As with any program, initial rollout of TWIC proved sluggish. The TSA realized that changes were to be made, since the 1.2 million individuals that were projected to enroll and utilize TWIC were taking much too long to check into their assigned areas. These individuals include, “Coast Guard-credentialed merchant mariners, port facility employees, long shore workers, truck drivers and others requiring unescorted access to secure areas of maritime facilities and vessels regulated by the Maritime Transportation Security Act of 2002,” according to TSA.
TSA decided the best option would be to incorporate an additional layer of security with a biometric solution. This would require all workers to present a smart card that contains all background check information plus a biometric of some sort.
Port of Los Angeles
Unlike other biometric solutions, vascular patterns on the back of the hand are highly unique, and cannot be duplicated. This particular system also requires the actual blood flow through a live vein. Dual verification happens when the smart card and the vascular biometric is checked against each other, further increasing security at the Port.
Because of the quick throughput of the system, workers’ identification is verified quickly, which helps deter lines and wait time during ID checks.
Skin conditions, such as callused hands, scars or dirt, will not interfere with the identification process, either. And unlike biometric systems that read irises, this vascular biometric system works in all lighting conditions.
The Port of Savannah, Ga., which is particularly committed to the rules and regulations of its facilities, chose to use a vascular biometric permanently to screen its visitors.
Port of Houston Authority
The Port of Houston Authority (PHA) has included handheld card reader technology from Datastrip and Code-bench. Almost 7,000 workers have been enrolled in the Houston TWIC cardholder program.
“The Port of Houston Authority’s top priority is to maintain a secure port that ensures individuals who pose a threat do not gain access to secure areas of the nation’s maritime transportation system,” said Bill Crews, port security and emergency operations manager at PHA. “The TWIC solution allowed us to enroll thousands of transportation workers into our existing access control system in a timely manner in order to take full advantage of the increased security layer offered by the TWIC process.”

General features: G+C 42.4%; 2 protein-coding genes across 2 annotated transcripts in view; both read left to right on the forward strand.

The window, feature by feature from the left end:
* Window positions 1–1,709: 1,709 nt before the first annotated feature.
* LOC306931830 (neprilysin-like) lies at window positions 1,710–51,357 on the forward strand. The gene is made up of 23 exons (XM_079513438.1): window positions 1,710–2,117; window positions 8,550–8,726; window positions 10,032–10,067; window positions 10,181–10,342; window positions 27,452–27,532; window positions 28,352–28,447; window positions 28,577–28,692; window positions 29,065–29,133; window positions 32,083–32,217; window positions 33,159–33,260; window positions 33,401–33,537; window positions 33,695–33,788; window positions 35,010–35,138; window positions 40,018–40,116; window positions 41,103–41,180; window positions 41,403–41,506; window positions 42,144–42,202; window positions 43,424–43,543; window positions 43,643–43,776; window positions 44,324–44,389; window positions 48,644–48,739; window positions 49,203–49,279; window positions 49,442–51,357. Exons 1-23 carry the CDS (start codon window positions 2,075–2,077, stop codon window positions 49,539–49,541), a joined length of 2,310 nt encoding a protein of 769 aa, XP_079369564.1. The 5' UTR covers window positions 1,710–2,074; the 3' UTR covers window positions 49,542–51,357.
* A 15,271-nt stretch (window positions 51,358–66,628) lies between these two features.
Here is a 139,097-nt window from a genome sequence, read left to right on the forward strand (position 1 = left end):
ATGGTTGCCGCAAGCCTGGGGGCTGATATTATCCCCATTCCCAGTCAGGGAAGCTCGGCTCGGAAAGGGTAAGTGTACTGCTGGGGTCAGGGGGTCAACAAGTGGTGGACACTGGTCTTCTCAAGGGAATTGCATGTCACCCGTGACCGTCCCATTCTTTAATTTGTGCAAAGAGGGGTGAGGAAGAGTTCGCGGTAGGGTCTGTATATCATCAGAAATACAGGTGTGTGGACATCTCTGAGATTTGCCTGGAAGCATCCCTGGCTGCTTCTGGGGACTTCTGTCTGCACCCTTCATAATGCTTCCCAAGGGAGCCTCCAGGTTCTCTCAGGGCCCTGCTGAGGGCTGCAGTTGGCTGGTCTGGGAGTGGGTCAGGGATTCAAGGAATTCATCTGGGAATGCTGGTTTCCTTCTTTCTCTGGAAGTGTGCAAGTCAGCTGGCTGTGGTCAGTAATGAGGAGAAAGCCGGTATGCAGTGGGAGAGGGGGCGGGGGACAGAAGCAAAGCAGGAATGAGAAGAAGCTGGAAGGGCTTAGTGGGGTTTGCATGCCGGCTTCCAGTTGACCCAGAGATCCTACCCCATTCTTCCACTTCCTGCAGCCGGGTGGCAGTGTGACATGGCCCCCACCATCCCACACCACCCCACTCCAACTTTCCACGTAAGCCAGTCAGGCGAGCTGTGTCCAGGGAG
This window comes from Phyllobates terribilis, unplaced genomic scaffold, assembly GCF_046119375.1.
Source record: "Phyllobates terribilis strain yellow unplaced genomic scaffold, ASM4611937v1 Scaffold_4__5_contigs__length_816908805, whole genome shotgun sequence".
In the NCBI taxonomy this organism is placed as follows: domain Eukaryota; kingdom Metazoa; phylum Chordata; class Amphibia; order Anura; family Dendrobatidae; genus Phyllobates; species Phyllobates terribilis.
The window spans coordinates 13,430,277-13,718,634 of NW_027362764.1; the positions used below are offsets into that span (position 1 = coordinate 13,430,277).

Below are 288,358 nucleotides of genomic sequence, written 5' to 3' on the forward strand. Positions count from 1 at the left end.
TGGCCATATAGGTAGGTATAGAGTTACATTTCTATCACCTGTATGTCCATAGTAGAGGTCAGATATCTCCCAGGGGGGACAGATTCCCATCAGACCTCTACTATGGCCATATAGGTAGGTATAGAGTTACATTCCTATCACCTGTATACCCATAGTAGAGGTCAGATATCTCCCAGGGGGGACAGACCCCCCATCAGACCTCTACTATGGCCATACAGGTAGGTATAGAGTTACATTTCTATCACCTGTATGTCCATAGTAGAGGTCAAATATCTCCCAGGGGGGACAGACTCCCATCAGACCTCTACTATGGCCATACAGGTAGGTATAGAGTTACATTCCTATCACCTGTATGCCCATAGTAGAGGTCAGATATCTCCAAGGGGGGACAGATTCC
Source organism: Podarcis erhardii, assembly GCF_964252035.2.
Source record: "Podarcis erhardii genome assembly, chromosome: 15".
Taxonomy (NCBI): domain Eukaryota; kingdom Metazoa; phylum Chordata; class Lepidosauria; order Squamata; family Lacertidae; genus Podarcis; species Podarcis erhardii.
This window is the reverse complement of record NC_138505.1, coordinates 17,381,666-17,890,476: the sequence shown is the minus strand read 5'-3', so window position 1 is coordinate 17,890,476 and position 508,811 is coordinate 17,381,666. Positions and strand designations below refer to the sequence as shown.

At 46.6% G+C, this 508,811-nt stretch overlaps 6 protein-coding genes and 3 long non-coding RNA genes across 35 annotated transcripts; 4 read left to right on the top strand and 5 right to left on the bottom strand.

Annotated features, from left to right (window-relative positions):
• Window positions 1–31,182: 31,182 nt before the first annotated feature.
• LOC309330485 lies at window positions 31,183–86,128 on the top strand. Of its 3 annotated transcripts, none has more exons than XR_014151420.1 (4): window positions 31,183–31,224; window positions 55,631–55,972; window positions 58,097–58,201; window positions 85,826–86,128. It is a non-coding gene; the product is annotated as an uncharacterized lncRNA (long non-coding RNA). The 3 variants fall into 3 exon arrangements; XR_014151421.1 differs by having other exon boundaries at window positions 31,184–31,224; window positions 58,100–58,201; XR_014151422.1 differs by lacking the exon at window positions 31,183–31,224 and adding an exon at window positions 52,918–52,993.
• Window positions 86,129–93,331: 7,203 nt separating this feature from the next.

To meet the April 15 compliance deadline, PHA initiated an aggressive outreach program through which authorities visited trucking companies to remotely enroll drivers using mobile readers.
Once back at the port, the data was transmitted from the handheld devices to the port’s existing AMAG Symmetry physical access control system. The software checks cardholder data against the TSA hotlist twice daily and notifies PHA if a cardholder appears on the list.
The U.S. Coast Guard will use the card readers and software to confirm the identity of TWIC cardholders during regular inspections as well as random spot checks. Additionally, this software has been installed in four of the Port’s desktop computers so that TWIC cards can be registered on-site.
Ports around the country are beta testing and sampling TWIC program-related technology in order to narrow down the best solution for its particular identification needs and environment. TSA, along with the U.S. Coast Guard, will be using the test-run systems for a while until a final determination can be made.